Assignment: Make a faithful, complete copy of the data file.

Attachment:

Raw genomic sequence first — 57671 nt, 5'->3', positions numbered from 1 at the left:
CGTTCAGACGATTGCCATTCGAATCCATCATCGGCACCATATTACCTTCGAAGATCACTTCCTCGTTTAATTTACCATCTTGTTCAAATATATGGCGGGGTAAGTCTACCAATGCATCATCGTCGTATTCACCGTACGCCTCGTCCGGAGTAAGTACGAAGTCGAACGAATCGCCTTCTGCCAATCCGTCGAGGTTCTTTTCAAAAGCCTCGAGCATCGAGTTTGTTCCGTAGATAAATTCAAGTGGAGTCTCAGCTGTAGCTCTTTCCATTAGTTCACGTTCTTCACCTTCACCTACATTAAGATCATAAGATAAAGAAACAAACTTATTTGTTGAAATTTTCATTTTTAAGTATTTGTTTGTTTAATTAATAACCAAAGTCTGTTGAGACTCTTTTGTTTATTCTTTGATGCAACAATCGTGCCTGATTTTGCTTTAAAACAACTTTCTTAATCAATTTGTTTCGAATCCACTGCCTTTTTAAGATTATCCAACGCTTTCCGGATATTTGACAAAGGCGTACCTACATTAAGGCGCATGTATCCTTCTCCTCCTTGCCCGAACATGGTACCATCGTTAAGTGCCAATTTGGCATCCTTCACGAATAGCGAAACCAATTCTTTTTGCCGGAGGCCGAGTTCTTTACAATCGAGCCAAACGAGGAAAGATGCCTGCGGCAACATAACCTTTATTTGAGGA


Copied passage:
Raw genomic sequence first — 57671 nt, 5'->3', positions numbered from 1 at the left:
CGTTCAGACGATTGCCATTCGAATCCATCATCGGCACCATATTACCTTCGAAGATCACTTCCTCGTTTAATTTACCATCTTGTTCAAATATATGGCGGGGTAAGTCTACCAATGCATCATCGTCGTATTCACCGTACGCCTCGTCCGGAGTAAGTACGAAGTCGAACGAATCGCCTTCTGCCAATCCGTCGAGGTTCTTTTCAAAAGCCTCGAGCATCGAGTTTGTTCCGTAGATAAATTCAAGTGGAGTCTCAGCTGTAGCTCTTTCCATTAGTTCACGTTCTTCACCTTCACCTACATTAAGATCATAAGATAAAGAAACAAACTTATTTGTTGAAATTTTCATTTTTAAGTATTTGTTTGTTTAATTAATAACCAAAGTCTGTTGAGACTCTTTTGTTTATTCTTTGATGCAACAATCGTGCCTGATTTTGCTTTAAAACAACTTTCTTAATCAATTTGTTTCGAATCCACTGCCTTTTTAAGATTATCCAACGCTTTCCGGATATTTGACAAAGGCGTACCTACATTAAGGCGCATGTATCCTTCTCCTCCTTGCCCGAACATGGTACCATCGTTAAGTGCCAATTTGGCATCCTTCACGAATAGCGAAACCAATTCTTTTTGCCGGAGGCCGAGTTCTTTACAATCGAGCCAAACGAGGAAAGATGCCTGCGGCAACATAACCTTTATTTGAGGA